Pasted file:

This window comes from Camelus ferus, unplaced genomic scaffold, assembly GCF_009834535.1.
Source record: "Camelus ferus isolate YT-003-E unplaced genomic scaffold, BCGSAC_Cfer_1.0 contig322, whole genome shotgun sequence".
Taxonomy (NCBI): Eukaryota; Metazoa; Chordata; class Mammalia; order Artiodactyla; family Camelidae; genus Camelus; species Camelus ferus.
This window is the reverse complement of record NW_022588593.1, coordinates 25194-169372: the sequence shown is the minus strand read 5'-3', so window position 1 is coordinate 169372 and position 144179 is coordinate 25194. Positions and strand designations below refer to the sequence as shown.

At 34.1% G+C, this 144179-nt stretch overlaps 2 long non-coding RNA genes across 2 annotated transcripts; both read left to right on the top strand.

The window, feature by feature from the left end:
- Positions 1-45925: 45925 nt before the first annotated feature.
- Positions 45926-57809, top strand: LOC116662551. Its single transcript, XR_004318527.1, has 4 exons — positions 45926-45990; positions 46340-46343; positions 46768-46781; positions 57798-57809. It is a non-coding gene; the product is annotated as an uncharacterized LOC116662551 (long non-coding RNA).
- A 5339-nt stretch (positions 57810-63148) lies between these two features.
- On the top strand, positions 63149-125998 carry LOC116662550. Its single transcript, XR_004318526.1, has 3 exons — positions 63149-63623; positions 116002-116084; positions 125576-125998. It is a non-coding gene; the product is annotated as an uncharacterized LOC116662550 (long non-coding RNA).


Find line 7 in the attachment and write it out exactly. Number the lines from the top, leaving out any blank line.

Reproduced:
- Positions 1-45925: 45925 nt before the first annotated feature.